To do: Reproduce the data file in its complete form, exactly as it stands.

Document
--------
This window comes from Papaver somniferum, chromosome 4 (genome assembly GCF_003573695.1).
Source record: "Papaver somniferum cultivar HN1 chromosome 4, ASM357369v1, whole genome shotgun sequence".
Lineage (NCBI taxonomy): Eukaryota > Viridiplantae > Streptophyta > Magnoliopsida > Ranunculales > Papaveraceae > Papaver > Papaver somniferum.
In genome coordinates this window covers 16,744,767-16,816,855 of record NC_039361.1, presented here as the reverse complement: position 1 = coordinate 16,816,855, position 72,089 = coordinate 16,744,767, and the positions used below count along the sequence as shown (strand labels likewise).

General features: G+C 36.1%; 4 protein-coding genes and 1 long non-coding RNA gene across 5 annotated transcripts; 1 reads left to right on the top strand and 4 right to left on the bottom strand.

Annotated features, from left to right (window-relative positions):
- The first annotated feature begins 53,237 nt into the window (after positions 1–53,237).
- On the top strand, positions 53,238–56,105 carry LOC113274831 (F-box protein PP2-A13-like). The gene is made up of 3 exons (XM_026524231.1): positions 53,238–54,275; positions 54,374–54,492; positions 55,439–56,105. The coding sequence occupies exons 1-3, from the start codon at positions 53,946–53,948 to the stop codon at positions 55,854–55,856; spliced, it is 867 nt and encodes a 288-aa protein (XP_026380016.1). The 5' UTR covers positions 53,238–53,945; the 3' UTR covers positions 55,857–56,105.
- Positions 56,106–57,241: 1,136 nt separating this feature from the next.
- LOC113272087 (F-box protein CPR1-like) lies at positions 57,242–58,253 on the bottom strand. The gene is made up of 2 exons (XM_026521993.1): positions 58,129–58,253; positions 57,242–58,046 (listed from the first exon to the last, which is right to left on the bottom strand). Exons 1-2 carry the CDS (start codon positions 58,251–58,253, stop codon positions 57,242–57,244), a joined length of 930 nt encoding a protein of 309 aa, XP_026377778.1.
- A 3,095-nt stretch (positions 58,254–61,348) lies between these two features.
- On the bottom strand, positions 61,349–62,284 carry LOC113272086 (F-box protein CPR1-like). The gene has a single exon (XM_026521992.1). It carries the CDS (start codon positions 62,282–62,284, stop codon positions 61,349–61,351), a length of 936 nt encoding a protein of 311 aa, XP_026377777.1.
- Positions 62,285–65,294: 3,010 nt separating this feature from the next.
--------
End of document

This window comes from Papaver somniferum, chromosome 4 (genome assembly GCF_003573695.1).
Source record: "Papaver somniferum cultivar HN1 chromosome 4, ASM357369v1, whole genome shotgun sequence".
Lineage (NCBI taxonomy): Eukaryota > Viridiplantae > Streptophyta > Magnoliopsida > Ranunculales > Papaveraceae > Papaver > Papaver somniferum.
In genome coordinates this window covers 16,744,767-16,816,855 of record NC_039361.1, presented here as the reverse complement: position 1 = coordinate 16,816,855, position 72,089 = coordinate 16,744,767, and the positions used below count along the sequence as shown (strand labels likewise).

General features: G+C 36.1%; 4 protein-coding genes and 1 long non-coding RNA gene across 5 annotated transcripts; 1 reads left to right on the top strand and 4 right to left on the bottom strand.

Annotated features, from left to right (window-relative positions):
- The first annotated feature begins 53,237 nt into the window (after positions 1–53,237).
- On the top strand, positions 53,238–56,105 carry LOC113274831 (F-box protein PP2-A13-like). The gene is made up of 3 exons (XM_026524231.1): positions 53,238–54,275; positions 54,374–54,492; positions 55,439–56,105. The coding sequence occupies exons 1-3, from the start codon at positions 53,946–53,948 to the stop codon at positions 55,854–55,856; spliced, it is 867 nt and encodes a 288-aa protein (XP_026380016.1). The 5' UTR covers positions 53,238–53,945; the 3' UTR covers positions 55,857–56,105.
- Positions 56,106–57,241: 1,136 nt separating this feature from the next.
- LOC113272087 (F-box protein CPR1-like) lies at positions 57,242–58,253 on the bottom strand. The gene is made up of 2 exons (XM_026521993.1): positions 58,129–58,253; positions 57,242–58,046 (listed from the first exon to the last, which is right to left on the bottom strand). Exons 1-2 carry the CDS (start codon positions 58,251–58,253, stop codon positions 57,242–57,244), a joined length of 930 nt encoding a protein of 309 aa, XP_026377778.1.
- A 3,095-nt stretch (positions 58,254–61,348) lies between these two features.
- On the bottom strand, positions 61,349–62,284 carry LOC113272086 (F-box protein CPR1-like). The gene has a single exon (XM_026521992.1). It carries the CDS (start codon positions 62,282–62,284, stop codon positions 61,349–61,351), a length of 936 nt encoding a protein of 311 aa, XP_026377777.1.
- Positions 62,285–65,294: 3,010 nt separating this feature from the next.